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  • Expand / Collapse Hide / Show all Abstracts Health workforce

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    • Health and social care workforce

      Employment in health and social care represents a large and growing share of the labour force in many countries across the world (UN High-Level Commission on Health Employment and Economic Growth, 2016). In the OECD, health and social work activities constituted around 10% of total employment on average in 2015 (). The employment share is particularly pronounced in the Scandinavian countries, Finland and the Netherlands, where jobs in health and social work represent 15-20% of these countries’ workforces.

    • Doctors (overall number)

      The number of doctors per capita varies widely across OECD countries. In 2015, Greece had the highest number with 6.3 doctors per 1 000 population, but this number is an over-estimation as it includes all doctors who are licensed to practice but may no longer be practising for various reasons. Greece was followed by Austria (5.1 doctors per 1 000 population). Turkey, Chile and Korea had the lowest number among OECD countries at around two doctors per 1 000 population. The OECD average was 3.4 doctors per 1 000 population. Among the partner countries, the number of doctors per capita is significantly lower: there was less than one doctor per 1 000 population in Indonesia, India and South Africa. In China, the number of doctors per capita is still about half the OECD average, but it has grown by 44% since 2000 ().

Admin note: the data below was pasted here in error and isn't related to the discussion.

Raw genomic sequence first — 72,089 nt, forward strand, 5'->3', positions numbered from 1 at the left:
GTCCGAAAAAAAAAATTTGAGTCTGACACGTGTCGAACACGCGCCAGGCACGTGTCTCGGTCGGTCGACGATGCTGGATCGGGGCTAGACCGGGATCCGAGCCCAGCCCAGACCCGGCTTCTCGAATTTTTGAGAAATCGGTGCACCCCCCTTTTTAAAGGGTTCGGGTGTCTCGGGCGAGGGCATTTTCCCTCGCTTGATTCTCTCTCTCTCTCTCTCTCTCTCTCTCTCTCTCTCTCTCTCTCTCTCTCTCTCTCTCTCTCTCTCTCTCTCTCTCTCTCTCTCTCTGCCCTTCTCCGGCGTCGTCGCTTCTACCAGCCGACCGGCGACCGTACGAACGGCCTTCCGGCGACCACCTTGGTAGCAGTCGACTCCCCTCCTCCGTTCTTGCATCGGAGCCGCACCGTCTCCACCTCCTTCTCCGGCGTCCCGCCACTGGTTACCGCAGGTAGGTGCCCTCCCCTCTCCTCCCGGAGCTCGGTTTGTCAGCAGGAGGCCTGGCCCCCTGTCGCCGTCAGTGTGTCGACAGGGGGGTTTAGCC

• Doctors by age, sex and category

      The age and gender composition of the medical workforce and the mix between different categories of doctors have important implications on the availability of medical services. The ageing of doctors in OECD countries has, for many years, raised concerns that there may not be sufficient new recruits to replace them, although there is evidence that the retirement of doctors often only occurs gradually and that their retirement age is increasing (OECD, 2016). The growing imbalance in favour of greater specialisation over general medicine raises concerns in many countries about access to primary care for all the population.